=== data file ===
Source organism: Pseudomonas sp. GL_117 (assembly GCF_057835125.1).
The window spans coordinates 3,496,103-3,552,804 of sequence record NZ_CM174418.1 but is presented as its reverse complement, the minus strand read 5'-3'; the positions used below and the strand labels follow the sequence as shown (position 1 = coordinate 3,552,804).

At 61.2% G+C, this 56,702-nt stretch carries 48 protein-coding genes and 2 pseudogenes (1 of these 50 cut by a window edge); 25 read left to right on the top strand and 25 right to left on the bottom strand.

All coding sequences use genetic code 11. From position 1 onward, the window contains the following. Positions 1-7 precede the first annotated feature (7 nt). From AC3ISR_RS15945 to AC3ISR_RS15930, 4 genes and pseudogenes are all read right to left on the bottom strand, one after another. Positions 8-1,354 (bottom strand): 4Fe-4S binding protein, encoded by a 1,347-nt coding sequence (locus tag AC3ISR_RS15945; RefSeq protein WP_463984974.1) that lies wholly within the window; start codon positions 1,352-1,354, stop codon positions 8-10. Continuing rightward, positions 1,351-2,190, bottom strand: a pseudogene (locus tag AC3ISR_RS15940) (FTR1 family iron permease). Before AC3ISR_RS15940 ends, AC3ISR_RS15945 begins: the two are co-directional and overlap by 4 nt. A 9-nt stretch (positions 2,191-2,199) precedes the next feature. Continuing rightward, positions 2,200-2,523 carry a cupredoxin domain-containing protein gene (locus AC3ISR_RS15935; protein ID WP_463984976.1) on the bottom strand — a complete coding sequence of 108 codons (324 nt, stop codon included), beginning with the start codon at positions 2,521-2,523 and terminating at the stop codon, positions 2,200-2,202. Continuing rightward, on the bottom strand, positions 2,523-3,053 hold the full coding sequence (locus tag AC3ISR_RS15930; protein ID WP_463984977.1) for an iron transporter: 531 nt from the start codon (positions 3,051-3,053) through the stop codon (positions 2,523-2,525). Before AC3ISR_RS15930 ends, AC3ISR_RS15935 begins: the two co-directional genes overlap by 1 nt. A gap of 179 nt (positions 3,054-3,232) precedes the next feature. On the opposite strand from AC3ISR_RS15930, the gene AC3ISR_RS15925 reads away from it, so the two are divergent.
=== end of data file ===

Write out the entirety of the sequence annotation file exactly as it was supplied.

Source organism: Pseudomonas sp. GL_117 (assembly GCF_057835125.1).
The window spans coordinates 3,496,103-3,552,804 of sequence record NZ_CM174418.1 but is presented as its reverse complement, the minus strand read 5'-3'; the positions used below and the strand labels follow the sequence as shown (position 1 = coordinate 3,552,804).

At 61.2% G+C, this 56,702-nt stretch carries 48 protein-coding genes and 2 pseudogenes (1 of these 50 cut by a window edge); 25 read left to right on the top strand and 25 right to left on the bottom strand.

All coding sequences use genetic code 11. From position 1 onward, the window contains the following. Positions 1-7 precede the first annotated feature (7 nt). From AC3ISR_RS15945 to AC3ISR_RS15930, 4 genes and pseudogenes are all read right to left on the bottom strand, one after another. Positions 8-1,354 (bottom strand): 4Fe-4S binding protein, encoded by a 1,347-nt coding sequence (locus tag AC3ISR_RS15945; RefSeq protein WP_463984974.1) that lies wholly within the window; start codon positions 1,352-1,354, stop codon positions 8-10. Continuing rightward, positions 1,351-2,190, bottom strand: a pseudogene (locus tag AC3ISR_RS15940) (FTR1 family iron permease). Before AC3ISR_RS15940 ends, AC3ISR_RS15945 begins: the two are co-directional and overlap by 4 nt. A 9-nt stretch (positions 2,191-2,199) precedes the next feature. Continuing rightward, positions 2,200-2,523 carry a cupredoxin domain-containing protein gene (locus AC3ISR_RS15935; protein ID WP_463984976.1) on the bottom strand — a complete coding sequence of 108 codons (324 nt, stop codon included), beginning with the start codon at positions 2,521-2,523 and terminating at the stop codon, positions 2,200-2,202. Continuing rightward, on the bottom strand, positions 2,523-3,053 hold the full coding sequence (locus tag AC3ISR_RS15930; protein ID WP_463984977.1) for an iron transporter: 531 nt from the start codon (positions 3,051-3,053) through the stop codon (positions 2,523-2,525). Before AC3ISR_RS15930 ends, AC3ISR_RS15935 begins: the two co-directional genes overlap by 1 nt. A gap of 179 nt (positions 3,054-3,232) precedes the next feature. On the opposite strand from AC3ISR_RS15930, the gene AC3ISR_RS15925 reads away from it, so the two are divergent.